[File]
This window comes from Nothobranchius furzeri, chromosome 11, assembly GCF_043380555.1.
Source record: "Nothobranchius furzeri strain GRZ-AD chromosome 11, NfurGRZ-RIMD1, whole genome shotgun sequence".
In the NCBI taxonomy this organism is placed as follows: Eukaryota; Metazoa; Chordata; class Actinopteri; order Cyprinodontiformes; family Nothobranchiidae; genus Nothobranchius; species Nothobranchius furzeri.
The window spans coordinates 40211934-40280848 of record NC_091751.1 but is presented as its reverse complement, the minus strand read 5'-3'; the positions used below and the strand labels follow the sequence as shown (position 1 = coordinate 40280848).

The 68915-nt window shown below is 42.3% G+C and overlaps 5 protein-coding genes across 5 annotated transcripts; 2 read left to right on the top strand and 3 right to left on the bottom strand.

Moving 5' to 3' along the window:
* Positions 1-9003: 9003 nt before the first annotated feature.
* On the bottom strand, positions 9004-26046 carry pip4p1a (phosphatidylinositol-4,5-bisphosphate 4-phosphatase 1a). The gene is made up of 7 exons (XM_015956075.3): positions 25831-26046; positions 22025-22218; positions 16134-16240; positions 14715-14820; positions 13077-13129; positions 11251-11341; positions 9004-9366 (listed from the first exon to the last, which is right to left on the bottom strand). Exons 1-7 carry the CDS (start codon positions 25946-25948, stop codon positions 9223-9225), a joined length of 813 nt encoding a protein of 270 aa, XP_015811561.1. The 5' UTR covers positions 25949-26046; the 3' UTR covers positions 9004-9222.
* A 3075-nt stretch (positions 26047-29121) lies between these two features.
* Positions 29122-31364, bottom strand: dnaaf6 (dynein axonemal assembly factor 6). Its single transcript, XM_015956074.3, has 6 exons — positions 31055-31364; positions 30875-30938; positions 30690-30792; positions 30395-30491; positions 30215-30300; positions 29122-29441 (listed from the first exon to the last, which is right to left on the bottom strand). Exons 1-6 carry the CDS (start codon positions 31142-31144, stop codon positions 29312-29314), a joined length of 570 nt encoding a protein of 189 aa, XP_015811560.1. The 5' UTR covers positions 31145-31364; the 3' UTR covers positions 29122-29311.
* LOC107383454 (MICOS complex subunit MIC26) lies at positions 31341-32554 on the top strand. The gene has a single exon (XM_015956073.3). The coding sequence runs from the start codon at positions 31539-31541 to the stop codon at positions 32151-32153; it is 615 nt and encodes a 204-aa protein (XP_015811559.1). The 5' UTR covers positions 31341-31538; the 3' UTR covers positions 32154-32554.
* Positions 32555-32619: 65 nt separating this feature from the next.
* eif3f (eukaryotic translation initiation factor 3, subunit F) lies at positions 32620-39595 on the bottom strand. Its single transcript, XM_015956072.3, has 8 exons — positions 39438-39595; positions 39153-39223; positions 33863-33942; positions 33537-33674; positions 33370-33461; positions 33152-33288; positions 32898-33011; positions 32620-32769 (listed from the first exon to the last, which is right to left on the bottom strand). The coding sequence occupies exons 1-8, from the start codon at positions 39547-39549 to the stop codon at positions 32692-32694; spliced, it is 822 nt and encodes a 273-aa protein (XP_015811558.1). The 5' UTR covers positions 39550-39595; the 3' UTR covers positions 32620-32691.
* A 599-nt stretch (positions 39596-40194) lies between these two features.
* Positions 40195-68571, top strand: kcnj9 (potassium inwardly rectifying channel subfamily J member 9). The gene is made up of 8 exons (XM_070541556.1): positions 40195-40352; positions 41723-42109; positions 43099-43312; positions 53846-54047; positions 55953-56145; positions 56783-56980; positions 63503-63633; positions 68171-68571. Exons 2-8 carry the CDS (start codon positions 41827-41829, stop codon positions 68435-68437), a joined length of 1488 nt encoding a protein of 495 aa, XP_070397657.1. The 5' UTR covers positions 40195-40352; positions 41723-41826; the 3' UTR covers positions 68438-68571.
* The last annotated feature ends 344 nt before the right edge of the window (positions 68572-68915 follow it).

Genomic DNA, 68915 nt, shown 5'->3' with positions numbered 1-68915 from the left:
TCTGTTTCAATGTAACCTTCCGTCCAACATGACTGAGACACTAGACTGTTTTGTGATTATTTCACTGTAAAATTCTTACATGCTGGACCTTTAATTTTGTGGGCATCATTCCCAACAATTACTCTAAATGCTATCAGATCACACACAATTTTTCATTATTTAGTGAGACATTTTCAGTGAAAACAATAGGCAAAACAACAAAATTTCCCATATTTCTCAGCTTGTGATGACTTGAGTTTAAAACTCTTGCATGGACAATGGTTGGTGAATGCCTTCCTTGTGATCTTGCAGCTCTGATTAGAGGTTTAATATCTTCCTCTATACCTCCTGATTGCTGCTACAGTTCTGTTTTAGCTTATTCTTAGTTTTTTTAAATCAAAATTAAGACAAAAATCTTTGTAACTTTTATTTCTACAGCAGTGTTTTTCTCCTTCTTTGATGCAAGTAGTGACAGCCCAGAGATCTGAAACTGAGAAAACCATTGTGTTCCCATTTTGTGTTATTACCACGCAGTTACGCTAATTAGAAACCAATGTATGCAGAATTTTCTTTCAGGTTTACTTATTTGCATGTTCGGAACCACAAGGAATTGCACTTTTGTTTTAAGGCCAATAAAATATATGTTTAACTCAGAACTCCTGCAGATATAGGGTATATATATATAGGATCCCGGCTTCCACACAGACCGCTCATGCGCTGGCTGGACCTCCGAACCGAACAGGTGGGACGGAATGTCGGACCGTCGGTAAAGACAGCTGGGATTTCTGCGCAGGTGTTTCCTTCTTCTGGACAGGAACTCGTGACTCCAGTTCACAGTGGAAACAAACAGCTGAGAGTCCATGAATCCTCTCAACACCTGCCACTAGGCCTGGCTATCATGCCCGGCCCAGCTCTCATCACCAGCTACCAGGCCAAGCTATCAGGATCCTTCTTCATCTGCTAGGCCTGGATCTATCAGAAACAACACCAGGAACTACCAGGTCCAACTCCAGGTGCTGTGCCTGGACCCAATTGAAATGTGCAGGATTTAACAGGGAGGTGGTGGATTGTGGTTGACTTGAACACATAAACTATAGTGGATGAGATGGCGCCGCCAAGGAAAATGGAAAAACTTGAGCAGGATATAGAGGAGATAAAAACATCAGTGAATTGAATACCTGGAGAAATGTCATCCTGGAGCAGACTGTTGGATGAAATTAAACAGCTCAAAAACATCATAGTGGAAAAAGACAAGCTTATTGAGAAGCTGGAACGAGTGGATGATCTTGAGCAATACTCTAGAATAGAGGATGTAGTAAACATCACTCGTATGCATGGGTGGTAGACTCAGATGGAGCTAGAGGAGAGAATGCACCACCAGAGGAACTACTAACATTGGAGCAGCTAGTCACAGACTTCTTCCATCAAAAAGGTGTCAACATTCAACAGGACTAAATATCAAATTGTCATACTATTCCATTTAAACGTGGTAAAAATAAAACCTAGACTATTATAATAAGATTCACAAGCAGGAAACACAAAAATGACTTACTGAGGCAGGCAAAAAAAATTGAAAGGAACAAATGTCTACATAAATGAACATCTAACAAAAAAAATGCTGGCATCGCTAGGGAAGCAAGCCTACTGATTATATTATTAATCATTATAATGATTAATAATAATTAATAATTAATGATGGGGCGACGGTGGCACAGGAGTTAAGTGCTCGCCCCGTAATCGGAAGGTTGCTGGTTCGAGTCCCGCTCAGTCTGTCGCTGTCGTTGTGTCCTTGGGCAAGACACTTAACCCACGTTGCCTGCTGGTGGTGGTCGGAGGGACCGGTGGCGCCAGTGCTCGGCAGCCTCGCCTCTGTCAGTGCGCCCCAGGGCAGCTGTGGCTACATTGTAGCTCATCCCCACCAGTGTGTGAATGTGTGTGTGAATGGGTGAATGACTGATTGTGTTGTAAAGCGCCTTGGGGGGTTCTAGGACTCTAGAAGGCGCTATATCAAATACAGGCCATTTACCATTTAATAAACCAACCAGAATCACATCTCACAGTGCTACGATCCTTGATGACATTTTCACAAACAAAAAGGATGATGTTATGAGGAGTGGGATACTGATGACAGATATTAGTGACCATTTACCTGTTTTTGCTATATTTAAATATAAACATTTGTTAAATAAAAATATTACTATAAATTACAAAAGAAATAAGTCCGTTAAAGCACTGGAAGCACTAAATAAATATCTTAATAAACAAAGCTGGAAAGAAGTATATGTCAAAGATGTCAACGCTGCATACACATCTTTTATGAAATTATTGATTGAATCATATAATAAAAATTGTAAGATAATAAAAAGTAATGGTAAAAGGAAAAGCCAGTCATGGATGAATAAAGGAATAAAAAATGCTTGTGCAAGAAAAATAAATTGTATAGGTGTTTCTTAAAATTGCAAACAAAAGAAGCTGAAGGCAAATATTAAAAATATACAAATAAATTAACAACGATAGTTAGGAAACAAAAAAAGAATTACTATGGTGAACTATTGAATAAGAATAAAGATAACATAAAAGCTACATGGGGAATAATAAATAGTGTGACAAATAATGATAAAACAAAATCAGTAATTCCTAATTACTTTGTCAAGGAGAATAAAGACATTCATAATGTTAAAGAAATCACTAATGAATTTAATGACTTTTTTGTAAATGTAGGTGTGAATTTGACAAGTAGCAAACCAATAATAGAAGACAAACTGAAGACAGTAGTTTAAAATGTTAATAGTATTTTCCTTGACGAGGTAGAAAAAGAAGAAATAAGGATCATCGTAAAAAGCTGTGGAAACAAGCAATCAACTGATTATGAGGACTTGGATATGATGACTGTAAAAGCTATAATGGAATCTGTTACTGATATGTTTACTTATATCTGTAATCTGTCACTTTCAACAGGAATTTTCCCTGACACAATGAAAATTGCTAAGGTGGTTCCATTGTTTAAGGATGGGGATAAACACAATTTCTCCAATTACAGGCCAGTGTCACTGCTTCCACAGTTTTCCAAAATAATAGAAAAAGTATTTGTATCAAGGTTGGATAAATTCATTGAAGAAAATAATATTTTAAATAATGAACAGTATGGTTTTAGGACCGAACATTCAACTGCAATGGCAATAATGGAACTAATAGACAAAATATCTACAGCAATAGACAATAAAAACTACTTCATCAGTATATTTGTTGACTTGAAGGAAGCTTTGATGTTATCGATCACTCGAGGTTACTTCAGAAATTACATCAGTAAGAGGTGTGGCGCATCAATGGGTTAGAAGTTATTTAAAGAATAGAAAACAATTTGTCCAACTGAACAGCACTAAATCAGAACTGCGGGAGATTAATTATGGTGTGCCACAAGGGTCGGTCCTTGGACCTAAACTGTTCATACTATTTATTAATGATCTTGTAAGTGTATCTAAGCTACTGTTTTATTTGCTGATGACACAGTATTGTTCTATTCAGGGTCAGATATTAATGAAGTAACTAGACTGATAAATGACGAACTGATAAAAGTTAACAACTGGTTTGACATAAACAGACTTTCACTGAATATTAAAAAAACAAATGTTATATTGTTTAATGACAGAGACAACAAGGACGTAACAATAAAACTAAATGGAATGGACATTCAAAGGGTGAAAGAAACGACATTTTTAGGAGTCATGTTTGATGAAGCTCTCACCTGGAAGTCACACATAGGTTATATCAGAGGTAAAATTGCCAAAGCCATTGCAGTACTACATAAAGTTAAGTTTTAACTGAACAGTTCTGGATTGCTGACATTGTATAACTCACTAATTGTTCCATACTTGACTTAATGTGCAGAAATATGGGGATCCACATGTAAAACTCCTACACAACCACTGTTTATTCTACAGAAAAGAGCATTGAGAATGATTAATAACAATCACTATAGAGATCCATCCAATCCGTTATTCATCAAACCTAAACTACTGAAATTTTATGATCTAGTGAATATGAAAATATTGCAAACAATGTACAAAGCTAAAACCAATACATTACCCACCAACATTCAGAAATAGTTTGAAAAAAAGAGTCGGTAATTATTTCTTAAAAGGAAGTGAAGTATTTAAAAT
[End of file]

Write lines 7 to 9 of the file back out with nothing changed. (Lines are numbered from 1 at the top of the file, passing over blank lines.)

* Positions 1-9003: 9003 nt before the first annotated feature.
* On the bottom strand, positions 9004-26046 carry pip4p1a (phosphatidylinositol-4,5-bisphosphate 4-phosphatase 1a). The gene is made up of 7 exons (XM_015956075.3): positions 25831-26046; positions 22025-22218; positions 16134-16240; positions 14715-14820; positions 13077-13129; positions 11251-11341; positions 9004-9366 (listed from the first exon to the last, which is right to left on the bottom strand). Exons 1-7 carry the CDS (start codon positions 25946-25948, stop codon positions 9223-9225), a joined length of 813 nt encoding a protein of 270 aa, XP_015811561.1. The 5' UTR covers positions 25949-26046; the 3' UTR covers positions 9004-9222.
* A 3075-nt stretch (positions 26047-29121) lies between these two features.